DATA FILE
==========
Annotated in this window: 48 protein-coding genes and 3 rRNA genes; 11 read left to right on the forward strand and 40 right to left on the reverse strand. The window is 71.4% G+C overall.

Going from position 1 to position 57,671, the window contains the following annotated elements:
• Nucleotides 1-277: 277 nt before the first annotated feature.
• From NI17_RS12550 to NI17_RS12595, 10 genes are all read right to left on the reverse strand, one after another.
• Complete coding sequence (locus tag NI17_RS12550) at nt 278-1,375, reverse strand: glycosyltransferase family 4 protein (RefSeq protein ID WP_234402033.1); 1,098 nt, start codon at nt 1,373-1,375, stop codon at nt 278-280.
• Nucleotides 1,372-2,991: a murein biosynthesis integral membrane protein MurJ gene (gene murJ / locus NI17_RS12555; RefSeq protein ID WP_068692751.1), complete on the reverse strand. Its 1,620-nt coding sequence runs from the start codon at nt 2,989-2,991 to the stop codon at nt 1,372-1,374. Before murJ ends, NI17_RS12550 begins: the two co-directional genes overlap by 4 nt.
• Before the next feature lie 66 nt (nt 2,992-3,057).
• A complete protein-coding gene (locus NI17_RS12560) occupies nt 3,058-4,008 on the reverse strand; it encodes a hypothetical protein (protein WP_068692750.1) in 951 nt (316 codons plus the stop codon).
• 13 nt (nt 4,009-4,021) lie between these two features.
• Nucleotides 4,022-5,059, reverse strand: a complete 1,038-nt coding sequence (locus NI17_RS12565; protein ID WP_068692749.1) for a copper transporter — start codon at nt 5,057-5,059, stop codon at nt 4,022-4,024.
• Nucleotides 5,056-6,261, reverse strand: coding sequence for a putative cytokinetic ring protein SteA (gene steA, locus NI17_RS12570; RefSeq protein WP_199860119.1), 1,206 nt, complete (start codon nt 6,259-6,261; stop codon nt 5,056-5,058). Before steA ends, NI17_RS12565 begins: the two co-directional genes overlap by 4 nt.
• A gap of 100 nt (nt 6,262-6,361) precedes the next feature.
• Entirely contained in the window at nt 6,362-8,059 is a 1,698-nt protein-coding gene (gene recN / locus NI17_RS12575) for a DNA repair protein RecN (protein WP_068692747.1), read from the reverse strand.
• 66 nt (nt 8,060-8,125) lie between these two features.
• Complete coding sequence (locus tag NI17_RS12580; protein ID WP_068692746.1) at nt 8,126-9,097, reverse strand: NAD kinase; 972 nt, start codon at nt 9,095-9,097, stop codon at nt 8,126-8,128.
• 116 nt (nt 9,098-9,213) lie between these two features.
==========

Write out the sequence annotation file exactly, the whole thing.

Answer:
Annotated in this window: 48 protein-coding genes and 3 rRNA genes; 11 read left to right on the forward strand and 40 right to left on the reverse strand. The window is 71.4% G+C overall.

Going from position 1 to position 57,671, the window contains the following annotated elements:
• Nucleotides 1-277: 277 nt before the first annotated feature.
• From NI17_RS12550 to NI17_RS12595, 10 genes are all read right to left on the reverse strand, one after another.
• Complete coding sequence (locus tag NI17_RS12550) at nt 278-1,375, reverse strand: glycosyltransferase family 4 protein (RefSeq protein ID WP_234402033.1); 1,098 nt, start codon at nt 1,373-1,375, stop codon at nt 278-280.
• Nucleotides 1,372-2,991: a murein biosynthesis integral membrane protein MurJ gene (gene murJ / locus NI17_RS12555; RefSeq protein ID WP_068692751.1), complete on the reverse strand. Its 1,620-nt coding sequence runs from the start codon at nt 2,989-2,991 to the stop codon at nt 1,372-1,374. Before murJ ends, NI17_RS12550 begins: the two co-directional genes overlap by 4 nt.
• Before the next feature lie 66 nt (nt 2,992-3,057).
• A complete protein-coding gene (locus NI17_RS12560) occupies nt 3,058-4,008 on the reverse strand; it encodes a hypothetical protein (protein WP_068692750.1) in 951 nt (316 codons plus the stop codon).
• 13 nt (nt 4,009-4,021) lie between these two features.
• Nucleotides 4,022-5,059, reverse strand: a complete 1,038-nt coding sequence (locus NI17_RS12565; protein ID WP_068692749.1) for a copper transporter — start codon at nt 5,057-5,059, stop codon at nt 4,022-4,024.
• Nucleotides 5,056-6,261, reverse strand: coding sequence for a putative cytokinetic ring protein SteA (gene steA, locus NI17_RS12570; RefSeq protein WP_199860119.1), 1,206 nt, complete (start codon nt 6,259-6,261; stop codon nt 5,056-5,058). Before steA ends, NI17_RS12565 begins: the two co-directional genes overlap by 4 nt.
• A gap of 100 nt (nt 6,262-6,361) precedes the next feature.
• Entirely contained in the window at nt 6,362-8,059 is a 1,698-nt protein-coding gene (gene recN / locus NI17_RS12575) for a DNA repair protein RecN (protein WP_068692747.1), read from the reverse strand.
• 66 nt (nt 8,060-8,125) lie between these two features.
• Complete coding sequence (locus tag NI17_RS12580; protein ID WP_068692746.1) at nt 8,126-9,097, reverse strand: NAD kinase; 972 nt, start codon at nt 9,095-9,097, stop codon at nt 8,126-8,128.
• 116 nt (nt 9,098-9,213) lie between these two features.